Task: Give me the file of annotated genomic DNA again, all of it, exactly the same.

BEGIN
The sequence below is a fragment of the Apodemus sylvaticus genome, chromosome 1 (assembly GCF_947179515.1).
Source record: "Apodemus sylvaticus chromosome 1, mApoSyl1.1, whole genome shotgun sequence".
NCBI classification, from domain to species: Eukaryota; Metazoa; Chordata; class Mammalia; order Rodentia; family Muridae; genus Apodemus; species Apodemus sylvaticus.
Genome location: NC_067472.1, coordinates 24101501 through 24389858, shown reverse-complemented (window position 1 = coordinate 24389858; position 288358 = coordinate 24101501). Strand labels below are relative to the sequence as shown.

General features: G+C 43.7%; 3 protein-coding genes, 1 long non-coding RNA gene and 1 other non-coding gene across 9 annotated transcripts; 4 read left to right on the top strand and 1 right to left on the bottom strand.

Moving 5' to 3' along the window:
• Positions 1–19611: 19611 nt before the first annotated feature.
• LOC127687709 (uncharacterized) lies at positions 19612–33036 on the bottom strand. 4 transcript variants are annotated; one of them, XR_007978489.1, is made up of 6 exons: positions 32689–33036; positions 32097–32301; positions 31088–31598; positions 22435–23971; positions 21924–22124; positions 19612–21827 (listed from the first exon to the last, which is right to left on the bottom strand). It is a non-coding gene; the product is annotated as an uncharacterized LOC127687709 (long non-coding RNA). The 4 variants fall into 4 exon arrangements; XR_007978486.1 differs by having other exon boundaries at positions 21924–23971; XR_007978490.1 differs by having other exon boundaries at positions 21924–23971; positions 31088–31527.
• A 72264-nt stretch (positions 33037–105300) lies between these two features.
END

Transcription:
The sequence below is a fragment of the Apodemus sylvaticus genome, chromosome 1 (assembly GCF_947179515.1).
Source record: "Apodemus sylvaticus chromosome 1, mApoSyl1.1, whole genome shotgun sequence".
NCBI classification, from domain to species: Eukaryota; Metazoa; Chordata; class Mammalia; order Rodentia; family Muridae; genus Apodemus; species Apodemus sylvaticus.
Genome location: NC_067472.1, coordinates 24101501 through 24389858, shown reverse-complemented (window position 1 = coordinate 24389858; position 288358 = coordinate 24101501). Strand labels below are relative to the sequence as shown.

General features: G+C 43.7%; 3 protein-coding genes, 1 long non-coding RNA gene and 1 other non-coding gene across 9 annotated transcripts; 4 read left to right on the top strand and 1 right to left on the bottom strand.

Moving 5' to 3' along the window:
• Positions 1–19611: 19611 nt before the first annotated feature.
• LOC127687709 (uncharacterized) lies at positions 19612–33036 on the bottom strand. 4 transcript variants are annotated; one of them, XR_007978489.1, is made up of 6 exons: positions 32689–33036; positions 32097–32301; positions 31088–31598; positions 22435–23971; positions 21924–22124; positions 19612–21827 (listed from the first exon to the last, which is right to left on the bottom strand). It is a non-coding gene; the product is annotated as an uncharacterized LOC127687709 (long non-coding RNA). The 4 variants fall into 4 exon arrangements; XR_007978486.1 differs by having other exon boundaries at positions 21924–23971; XR_007978490.1 differs by having other exon boundaries at positions 21924–23971; positions 31088–31527.
• A 72264-nt stretch (positions 33037–105300) lies between these two features.